Maze_kcar.cfg: Another kinodynamic motion planning problem: a first-order car has to navigate through a maze. The dynamics are simpler than in the previous benchmark, but the obstacles are more complex.
We have also included the results of a few benchmarks where the robot cannot be modeled by a rigid body. These benchmarks are included with OMPL and OMPL.app as demo programs. We have included the results:
demo_KinematicChainBenchmark 20): A kinematic chain with 20 degrees of freedom has to move out of a curved narrow passage by essentially folding up onto itself (while avoiding self-collisions!) before fully extending outside of the narrow passage. The implementation of this benchmark has improved significantly, so the benchmark times will not exactly match the graphs shown in this paper, where the benchmark is introduced.
demo_AnytimePathShortening easy alternate 30 rrtconnectand
demo_AnytimePathShortening easy none 30 rrtstar): This benchmark illustrates the benefit of Anytime Path Shortening, a generic wrapper around one or more geometric motion planners that repeatedly applies shortcutting and hybridization to a set of solution paths. As dimensionality of the configuration space increases, this approach starts to compare very favorably to asymptotically optimal planners like RRT*. The benchmark consists of two rigid bodies separated by a wall with a not-so-narrow passage having to swap positions. The configuration space is thus 12-dimensional.
The overall performance plots can show how different planners compare on various measures. The most common performance measure is the time it took a planner to find a feasible solution. For very hard problems where most planners time out without finding a solution, it might be informative to look at solution difference: the gap between the best found solution and the goal. Explanations of the various benchmark data collected by OMPL can be found here.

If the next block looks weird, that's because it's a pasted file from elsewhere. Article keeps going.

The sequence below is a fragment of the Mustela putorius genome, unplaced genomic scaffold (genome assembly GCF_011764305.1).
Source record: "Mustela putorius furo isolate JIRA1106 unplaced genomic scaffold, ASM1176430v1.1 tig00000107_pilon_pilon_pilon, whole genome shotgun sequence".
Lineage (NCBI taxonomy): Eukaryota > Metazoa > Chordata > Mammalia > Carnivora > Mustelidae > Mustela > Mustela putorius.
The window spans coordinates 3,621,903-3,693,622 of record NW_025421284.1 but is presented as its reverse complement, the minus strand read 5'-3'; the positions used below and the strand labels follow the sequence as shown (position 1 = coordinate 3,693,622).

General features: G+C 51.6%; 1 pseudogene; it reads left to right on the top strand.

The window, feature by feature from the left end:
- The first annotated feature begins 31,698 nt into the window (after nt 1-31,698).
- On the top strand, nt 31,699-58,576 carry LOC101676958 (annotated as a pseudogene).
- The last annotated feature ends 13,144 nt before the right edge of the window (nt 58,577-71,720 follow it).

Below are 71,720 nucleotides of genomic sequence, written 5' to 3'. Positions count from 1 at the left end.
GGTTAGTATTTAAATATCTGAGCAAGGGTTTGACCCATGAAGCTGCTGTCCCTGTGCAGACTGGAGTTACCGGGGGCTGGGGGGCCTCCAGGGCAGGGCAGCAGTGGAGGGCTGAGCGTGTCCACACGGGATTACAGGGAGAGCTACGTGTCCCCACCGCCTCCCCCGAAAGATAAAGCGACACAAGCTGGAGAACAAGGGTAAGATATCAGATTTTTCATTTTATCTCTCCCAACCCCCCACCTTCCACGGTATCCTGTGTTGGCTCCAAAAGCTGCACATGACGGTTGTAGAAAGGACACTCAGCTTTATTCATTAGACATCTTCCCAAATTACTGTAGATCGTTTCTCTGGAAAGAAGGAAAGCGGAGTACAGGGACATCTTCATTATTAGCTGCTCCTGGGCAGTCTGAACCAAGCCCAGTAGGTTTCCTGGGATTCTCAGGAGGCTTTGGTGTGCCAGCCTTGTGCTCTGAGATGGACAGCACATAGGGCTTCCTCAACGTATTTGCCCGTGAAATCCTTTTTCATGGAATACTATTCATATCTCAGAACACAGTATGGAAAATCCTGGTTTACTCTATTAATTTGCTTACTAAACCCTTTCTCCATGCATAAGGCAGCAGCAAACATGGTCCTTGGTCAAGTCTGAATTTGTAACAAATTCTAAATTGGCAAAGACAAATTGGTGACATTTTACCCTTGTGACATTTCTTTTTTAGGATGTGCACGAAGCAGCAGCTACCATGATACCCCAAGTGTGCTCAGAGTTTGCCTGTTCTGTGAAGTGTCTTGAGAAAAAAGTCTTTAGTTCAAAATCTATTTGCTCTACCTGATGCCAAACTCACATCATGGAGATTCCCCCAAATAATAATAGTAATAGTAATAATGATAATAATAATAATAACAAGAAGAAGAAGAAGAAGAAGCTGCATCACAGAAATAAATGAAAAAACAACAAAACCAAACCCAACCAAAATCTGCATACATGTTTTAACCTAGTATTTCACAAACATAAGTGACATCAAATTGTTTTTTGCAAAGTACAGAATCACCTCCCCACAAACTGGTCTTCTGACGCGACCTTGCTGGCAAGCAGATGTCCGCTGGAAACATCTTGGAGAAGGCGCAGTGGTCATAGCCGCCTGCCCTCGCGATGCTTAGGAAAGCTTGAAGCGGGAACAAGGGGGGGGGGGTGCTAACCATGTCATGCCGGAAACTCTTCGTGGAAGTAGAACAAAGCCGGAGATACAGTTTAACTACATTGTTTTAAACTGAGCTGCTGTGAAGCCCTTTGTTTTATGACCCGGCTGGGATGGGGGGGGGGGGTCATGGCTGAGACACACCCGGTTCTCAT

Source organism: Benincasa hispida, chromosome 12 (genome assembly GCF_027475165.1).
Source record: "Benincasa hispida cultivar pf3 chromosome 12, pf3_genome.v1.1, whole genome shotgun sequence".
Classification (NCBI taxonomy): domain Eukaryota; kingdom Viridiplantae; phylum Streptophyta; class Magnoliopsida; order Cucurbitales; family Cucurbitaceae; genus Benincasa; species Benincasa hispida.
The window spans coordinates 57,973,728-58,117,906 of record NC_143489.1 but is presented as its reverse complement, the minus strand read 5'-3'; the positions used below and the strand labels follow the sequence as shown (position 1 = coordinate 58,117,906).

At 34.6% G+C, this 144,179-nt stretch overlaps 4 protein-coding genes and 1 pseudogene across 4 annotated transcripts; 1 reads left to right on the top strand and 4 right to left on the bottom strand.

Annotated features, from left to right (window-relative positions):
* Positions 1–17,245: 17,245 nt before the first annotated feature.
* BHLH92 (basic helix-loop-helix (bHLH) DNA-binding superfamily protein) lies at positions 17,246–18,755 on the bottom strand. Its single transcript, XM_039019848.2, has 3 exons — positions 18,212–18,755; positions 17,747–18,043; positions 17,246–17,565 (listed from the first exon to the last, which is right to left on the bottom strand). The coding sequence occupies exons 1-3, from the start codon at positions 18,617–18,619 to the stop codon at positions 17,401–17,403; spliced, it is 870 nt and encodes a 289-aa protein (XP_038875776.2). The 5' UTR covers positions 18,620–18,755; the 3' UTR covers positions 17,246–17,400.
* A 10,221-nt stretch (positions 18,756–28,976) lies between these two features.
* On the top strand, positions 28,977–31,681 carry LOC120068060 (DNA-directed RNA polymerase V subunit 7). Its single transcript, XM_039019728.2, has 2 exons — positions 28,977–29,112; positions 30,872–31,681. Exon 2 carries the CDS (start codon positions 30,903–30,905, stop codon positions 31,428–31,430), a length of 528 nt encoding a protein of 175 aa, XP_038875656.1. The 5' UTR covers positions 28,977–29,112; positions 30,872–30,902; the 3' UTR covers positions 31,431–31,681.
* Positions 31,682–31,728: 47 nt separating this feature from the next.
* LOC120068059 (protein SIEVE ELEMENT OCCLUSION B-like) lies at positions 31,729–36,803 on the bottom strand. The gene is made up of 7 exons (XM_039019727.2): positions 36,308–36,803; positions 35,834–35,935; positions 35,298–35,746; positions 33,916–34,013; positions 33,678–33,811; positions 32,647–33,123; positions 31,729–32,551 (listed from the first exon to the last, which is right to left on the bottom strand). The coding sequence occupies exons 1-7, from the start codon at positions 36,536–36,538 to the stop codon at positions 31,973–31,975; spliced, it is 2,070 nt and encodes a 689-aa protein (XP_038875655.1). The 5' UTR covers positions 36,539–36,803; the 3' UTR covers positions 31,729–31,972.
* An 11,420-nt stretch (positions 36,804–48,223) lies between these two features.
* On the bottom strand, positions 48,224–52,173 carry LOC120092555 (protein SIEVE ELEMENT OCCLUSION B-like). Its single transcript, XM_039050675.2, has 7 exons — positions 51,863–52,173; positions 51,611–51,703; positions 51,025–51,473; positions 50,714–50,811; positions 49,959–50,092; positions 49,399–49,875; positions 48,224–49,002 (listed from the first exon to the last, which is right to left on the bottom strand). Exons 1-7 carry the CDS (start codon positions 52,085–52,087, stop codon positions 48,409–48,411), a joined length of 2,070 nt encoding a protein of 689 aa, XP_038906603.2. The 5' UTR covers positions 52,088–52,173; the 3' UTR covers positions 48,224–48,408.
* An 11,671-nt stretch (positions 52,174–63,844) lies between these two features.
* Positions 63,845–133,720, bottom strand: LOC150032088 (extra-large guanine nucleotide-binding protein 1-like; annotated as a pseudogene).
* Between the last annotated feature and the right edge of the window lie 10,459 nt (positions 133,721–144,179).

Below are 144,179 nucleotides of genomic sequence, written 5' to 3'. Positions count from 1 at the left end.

The overall performance page allows you to select a motion planning problem that was benchmarked, a particular benchmark attribute to plot, the OMPL version (in case the database contains data for multiple versions), and the planners to compare. If there is only choice in a particular category, it will be disabled (since there is no other choice available).
Most of the measures are plotted as box plots. Missing data is ignored. This is very important to keep in mind: if a planner failed to solve a problem 99 times out of a 100 runs, then the average solution length is determined by one run! To make missing data more apparent, a table below the plot shows how many data points there were for each planner and how many of those were missing values (i.e.,